As I mentioned in my previous post I started working on virtualization technologies years ago. It was around 2003 when I started talking, at public events, about what one could achieve using VMware ESX (which at that time was the only VMware offering for the enterprise market). I still remember the very first two questions I got asked in one of those events that year. The first one was “wow, does it really work?” Answer: “Yes, it does indeed”. The second question I got asked was, “Can I virtualize SAP”? The answer in 2003 was a no brainier and it was something like, “We don’t want you to virtualize the SAP instance. We want you to virtualize the 20 plus infrastructure servers you have sitting around it that support that SAP instance because they are what cause you so much trouble”.
For the next event, I decided that I should anticipate the “what is virtualization good for?” and “where do I start with it?” type of questions so I built the following slides to give the audience a rough idea of where (and why!) these technologies would fit.
For years I have pitched a typical datacenter deployment as a pyramid on the side where, on the left, we have many instances of dynamic, non-critical, non-resource intensive types of workloads. Test and development environments are a good example. As we move to the right, workloads start becoming less dynamic, more critical, and more resource intensive. The SAP instance above would be a good example of what sits on the other side of this spectrum. In the middle we have a broad mix of infrastructure, tier 2 and tier 3 types of workloads, each of which comes with various infrastructure requirements.
As you can tell from my graphics above, the virtualization adoption model I was suggesting was pretty straightforward: “start from the left, move to the right and stop where you like”. This slide was built in 2004 and could still be used in 2010. I think this adoption model made tons of sense at that time for many specific reasons:
1) Organizations were losing control of the left part because of the many little workloads that were popping up every other day without any sort of governance (virtualization helped a lot with consolidation and containment);
2) Organizations were not dynamic enough on the left part because the deployment lead time for physical servers was too long (virtualization helped a lot with the concept of “your new server is 3 clicks of mouse away”);
3) Organizations were happy to introduce new innovative technologies on the left part because it was less critical compared to the part on the right side of the pyramid.
In a way, this was a win-win. The advantages of this solution were an excellent fit for the characteristics of the dynamic workloads on the left side and the limitations of this solution (limited enterprise maturity with associated risks) weren’t really an issue for those types of non-critical workloads. Well, you know what happened next. End-users started this “journey” and there are now many organizations that are running SAP virtualized.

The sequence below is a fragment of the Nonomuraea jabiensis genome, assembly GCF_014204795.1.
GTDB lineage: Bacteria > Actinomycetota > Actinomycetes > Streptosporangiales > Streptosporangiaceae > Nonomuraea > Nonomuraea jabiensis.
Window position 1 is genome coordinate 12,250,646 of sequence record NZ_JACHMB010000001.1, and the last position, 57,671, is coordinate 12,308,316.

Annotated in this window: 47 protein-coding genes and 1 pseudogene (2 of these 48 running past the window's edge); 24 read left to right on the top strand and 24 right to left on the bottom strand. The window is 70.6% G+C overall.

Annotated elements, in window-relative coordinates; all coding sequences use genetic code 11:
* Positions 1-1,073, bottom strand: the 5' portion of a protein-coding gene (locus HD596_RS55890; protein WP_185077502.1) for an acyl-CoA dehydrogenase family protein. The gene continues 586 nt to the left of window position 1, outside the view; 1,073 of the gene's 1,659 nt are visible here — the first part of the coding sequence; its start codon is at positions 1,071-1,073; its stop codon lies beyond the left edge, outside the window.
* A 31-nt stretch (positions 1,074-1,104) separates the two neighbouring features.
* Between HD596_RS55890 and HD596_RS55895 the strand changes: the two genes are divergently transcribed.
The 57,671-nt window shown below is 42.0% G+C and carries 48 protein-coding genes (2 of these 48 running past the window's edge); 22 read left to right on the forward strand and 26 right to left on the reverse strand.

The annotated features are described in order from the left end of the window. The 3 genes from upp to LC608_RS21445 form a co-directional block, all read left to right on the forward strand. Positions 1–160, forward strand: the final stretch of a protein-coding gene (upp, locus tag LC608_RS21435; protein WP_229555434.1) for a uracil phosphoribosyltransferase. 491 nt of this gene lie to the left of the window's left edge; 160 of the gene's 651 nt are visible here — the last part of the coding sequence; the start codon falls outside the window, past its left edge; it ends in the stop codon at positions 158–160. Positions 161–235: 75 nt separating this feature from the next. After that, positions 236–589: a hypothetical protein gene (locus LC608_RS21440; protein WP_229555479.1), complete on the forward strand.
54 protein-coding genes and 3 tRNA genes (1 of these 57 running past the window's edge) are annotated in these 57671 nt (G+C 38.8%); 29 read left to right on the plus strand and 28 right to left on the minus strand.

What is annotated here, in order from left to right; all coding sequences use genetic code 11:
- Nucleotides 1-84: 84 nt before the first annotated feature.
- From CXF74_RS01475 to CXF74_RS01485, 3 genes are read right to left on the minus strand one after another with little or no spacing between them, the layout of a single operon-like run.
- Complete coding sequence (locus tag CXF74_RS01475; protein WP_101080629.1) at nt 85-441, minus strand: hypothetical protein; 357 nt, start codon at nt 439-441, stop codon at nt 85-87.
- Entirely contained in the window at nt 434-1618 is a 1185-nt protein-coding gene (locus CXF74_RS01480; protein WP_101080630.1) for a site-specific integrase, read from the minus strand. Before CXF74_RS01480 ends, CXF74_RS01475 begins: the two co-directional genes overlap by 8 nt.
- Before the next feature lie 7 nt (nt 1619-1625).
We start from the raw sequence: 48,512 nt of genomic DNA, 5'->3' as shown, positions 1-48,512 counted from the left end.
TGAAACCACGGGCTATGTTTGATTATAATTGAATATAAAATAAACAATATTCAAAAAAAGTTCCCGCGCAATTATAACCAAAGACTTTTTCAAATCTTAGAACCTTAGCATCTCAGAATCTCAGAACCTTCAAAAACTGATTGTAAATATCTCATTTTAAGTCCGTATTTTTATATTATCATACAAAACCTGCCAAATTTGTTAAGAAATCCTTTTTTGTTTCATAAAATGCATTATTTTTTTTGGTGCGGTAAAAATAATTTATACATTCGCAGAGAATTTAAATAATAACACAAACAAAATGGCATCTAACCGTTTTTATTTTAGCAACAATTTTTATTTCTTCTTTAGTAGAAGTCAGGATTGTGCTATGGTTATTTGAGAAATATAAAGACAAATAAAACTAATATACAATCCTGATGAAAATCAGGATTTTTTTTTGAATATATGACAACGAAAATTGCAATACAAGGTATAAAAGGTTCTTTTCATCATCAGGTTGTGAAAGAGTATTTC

That was the picture in 2003. How about now in 2010? As I started working more closely on public IaaS cloud aspects, I have heard many concerns and doubts that reminded me of those questions I was getting back in the early years of this century. Can I move my core business application out there in the cloud? How can I ensure that my own customers’ data are protected? Well I am sorry to rain on the party but, honestly, I don’t believe these will be the first workloads to move into the public IaaS cloud.
First, there is a technology argument. We are still talking, by and large, about early offerings in the public cloud space. Similar to what happened with ESX and with the overall virtualization ramp-up, we will see technical improvements in public cloud offerings that will make it easier to migrate critical workloads onto future stages of the IT infrastructure. This doesn’t mean ESX wasn’t initially an enterprise-grade product. In fact, I worked with a number of customers that were moving relatively important workloads on to that platform, but arguably vSphere is a better and more mature technology.
Other than that, we can’t ignore another, probably more important, fact. Organizations will want to take the time to learn what the public cloud is and will gradually move workloads there. Most of them recognize the value of doing so in the same way that they recognized the value of VMware ESX 1.0 when they first saw it. This doesn’t mean they jumped onto it overnight to migrate their core apps.
No matter how good the technology is (and while there is space for improvement, it is good indeed) it will take time. You may want to call it “fear of the unknown” or “risk management,” but we need to accept it for what it is. You will probably see me using these slides again in 2010. I will just need to change the title to “The Public Cloud (likely) Adoption Curve”.